Theme of the Week: Advent
Bible Verse: But after he had considered this, an angel of the Lord appeared to him in a dream and said, “Joseph son of David, do not be afraid to take Mary home as your wife, because what is conceived in her is from the Holy Spirit. She will give birth to a son, and you are to give him the name Jesus, because he will save his people from their sins.” Matthew 1:20-21
Scripture Reading: Matthew 1:18-25
There is a special kind of agony associated with heartbreak like Joseph experienced. It’s something you can’t understand until you experience it. Reading about it, hearing about, even seeing someone you love go through it isn’t the same as walking through the dark valley of duplicity – betrayal.
When reading this story, we do what we often do when hearing painful accounts of betrayal. We skip to the happy ending. The problem with that approach is that it only works for those whose love has not been tested by betrayal. Joseph didn’t have that possibility. He didn’t know the ending would be happy. Yet it was in this pain that Joseph chose to love.
I don’t know about you, but I’m not sure I would have made the same decision Joseph made. When I sin, I want grace, but when I find myself sinned against, I want justice. Adherence to the law meant sending Mary away—there were consequences to her supposed sin. The question for Joseph was whether or not to do it publicly or privately. Was he going to get his pound of flesh on the way to seeking justice, or was he going to show grace to the one who caused him pain while doing what was right?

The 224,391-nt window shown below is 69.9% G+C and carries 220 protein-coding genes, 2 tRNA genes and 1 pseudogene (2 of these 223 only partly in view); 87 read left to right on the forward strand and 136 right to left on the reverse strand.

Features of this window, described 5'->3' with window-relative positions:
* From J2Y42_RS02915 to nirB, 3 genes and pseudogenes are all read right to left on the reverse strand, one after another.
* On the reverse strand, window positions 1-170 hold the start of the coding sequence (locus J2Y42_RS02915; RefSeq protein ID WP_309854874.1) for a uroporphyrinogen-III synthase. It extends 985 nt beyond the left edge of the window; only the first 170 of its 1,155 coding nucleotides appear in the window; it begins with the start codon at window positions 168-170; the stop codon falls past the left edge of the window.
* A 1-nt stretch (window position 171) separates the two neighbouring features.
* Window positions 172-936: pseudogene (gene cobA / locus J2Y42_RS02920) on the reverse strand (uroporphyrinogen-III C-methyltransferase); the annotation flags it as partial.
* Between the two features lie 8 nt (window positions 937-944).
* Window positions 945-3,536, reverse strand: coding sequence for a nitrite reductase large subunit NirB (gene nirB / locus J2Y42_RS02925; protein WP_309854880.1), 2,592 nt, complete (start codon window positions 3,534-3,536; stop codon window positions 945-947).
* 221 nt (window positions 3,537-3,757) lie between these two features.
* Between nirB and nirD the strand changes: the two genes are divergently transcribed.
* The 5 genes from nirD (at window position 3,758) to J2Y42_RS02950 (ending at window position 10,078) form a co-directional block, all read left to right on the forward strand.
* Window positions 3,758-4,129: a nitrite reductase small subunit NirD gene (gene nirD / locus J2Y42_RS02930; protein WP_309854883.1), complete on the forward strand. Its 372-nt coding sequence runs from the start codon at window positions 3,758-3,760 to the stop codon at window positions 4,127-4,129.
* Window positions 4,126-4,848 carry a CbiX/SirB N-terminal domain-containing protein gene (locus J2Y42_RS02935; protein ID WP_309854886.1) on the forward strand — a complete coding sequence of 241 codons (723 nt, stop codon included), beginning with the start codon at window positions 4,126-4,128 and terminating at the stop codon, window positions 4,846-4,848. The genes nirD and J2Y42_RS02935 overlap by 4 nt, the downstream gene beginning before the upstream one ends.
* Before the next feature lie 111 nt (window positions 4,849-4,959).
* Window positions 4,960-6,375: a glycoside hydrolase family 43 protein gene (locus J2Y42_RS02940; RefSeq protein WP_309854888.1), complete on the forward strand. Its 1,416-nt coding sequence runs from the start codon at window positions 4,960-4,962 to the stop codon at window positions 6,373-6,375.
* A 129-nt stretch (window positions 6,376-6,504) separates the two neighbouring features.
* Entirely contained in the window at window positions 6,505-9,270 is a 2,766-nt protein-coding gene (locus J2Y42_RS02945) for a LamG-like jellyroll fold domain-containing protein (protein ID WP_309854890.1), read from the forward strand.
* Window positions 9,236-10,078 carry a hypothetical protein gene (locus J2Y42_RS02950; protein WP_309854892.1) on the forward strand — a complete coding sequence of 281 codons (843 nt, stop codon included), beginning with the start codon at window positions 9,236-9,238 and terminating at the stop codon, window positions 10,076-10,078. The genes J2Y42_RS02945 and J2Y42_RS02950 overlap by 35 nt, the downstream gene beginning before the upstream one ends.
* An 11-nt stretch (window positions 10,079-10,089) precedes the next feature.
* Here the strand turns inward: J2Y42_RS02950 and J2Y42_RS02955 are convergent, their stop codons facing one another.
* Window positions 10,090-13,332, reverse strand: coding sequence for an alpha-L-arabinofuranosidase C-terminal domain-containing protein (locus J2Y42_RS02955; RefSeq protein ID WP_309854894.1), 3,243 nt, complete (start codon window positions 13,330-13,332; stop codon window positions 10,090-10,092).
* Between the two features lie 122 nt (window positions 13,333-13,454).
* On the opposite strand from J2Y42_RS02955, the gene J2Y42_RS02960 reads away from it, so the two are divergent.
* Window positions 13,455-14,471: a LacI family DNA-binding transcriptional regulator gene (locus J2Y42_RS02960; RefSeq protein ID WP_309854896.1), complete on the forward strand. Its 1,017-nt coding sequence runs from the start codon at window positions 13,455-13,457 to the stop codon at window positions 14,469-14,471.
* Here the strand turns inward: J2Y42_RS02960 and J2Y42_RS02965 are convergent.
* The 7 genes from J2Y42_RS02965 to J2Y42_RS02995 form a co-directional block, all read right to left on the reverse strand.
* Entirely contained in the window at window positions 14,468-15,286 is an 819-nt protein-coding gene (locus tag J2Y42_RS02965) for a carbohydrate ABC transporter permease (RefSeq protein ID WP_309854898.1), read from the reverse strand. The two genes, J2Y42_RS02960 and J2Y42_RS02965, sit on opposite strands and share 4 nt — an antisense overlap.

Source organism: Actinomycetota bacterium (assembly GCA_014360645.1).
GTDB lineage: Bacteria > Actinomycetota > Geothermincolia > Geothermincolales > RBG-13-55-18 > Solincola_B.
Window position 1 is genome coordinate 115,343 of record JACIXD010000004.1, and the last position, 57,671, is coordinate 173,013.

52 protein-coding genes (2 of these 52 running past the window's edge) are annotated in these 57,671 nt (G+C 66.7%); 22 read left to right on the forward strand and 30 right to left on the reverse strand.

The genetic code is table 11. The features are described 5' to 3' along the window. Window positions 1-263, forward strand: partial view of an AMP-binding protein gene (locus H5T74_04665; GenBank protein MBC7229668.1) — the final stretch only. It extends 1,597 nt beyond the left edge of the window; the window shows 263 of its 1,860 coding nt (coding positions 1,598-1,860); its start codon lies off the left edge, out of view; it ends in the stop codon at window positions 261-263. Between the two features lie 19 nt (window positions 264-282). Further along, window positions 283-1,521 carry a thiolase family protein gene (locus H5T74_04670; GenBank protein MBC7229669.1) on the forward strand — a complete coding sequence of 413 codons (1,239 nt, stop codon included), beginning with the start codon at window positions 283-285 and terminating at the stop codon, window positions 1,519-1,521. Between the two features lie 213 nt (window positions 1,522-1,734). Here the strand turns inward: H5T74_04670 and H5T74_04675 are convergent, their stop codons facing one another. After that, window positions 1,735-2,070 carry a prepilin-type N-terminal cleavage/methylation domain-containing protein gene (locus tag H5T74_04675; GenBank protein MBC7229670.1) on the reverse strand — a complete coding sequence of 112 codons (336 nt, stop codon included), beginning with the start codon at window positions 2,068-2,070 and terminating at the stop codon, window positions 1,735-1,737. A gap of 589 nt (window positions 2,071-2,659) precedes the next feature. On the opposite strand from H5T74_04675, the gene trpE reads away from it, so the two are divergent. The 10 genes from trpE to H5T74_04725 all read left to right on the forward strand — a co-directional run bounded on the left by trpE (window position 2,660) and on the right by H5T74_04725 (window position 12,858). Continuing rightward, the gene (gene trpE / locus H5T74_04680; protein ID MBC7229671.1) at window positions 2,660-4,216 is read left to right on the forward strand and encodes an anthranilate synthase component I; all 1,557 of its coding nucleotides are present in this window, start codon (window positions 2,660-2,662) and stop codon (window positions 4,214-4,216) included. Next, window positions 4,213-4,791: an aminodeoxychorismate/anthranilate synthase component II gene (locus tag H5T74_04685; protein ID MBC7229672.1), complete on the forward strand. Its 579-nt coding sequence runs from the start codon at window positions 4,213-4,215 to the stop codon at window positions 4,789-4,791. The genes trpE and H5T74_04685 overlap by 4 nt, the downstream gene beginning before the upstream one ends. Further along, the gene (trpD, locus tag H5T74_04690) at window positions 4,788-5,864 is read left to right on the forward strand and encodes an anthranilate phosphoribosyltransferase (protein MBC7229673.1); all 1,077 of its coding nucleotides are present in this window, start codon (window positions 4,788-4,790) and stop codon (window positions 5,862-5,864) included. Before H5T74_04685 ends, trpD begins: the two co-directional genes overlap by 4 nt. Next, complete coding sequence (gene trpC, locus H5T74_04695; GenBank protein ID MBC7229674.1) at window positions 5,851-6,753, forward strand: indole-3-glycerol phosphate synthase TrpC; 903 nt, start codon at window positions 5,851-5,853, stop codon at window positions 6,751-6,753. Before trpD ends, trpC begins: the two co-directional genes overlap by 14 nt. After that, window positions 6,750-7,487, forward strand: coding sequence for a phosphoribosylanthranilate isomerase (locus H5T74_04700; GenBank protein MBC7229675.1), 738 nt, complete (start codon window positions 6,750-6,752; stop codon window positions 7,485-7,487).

Joseph made his decision—he would seek justice, but not revenge—he was going to show love and grace to the one who betrayed him. And that’s when the angelic messenger met him with a simple message, “Don’t be afraid to take Mary as your wife, because what is conceived in her is from the Holy Spirit.”
God was present in the midst of Joseph’s pain, and Joseph received God’s messenger from a posture of grace and love. I wonder what would have happened if Joseph had allowed bitterness to harden his heart rather than allowing God’s grace and love to soften it? The Scriptures tell us over and over and over that God excels at softening stony hearts (Ezekiel 11:19; Ezekiel 36:26; Jeremiah 31:33; Hebrews 8:10).
Prayer: Are there petrified parts of your heart that need God’s softening touch? Has bitterness toward those who have hurt you overtaken your ability to love?
Reflection: Father, Son, Spirit. Give me the wisdom to embrace your grace and love when I experience pain, hurt, and betrayal. In this moment, I chose to release bitterness and vengeance toward those who have hurt me. When bitterness and disappointment threaten to petrify my heart grant me the resolve to surrender to your life-restoring work.
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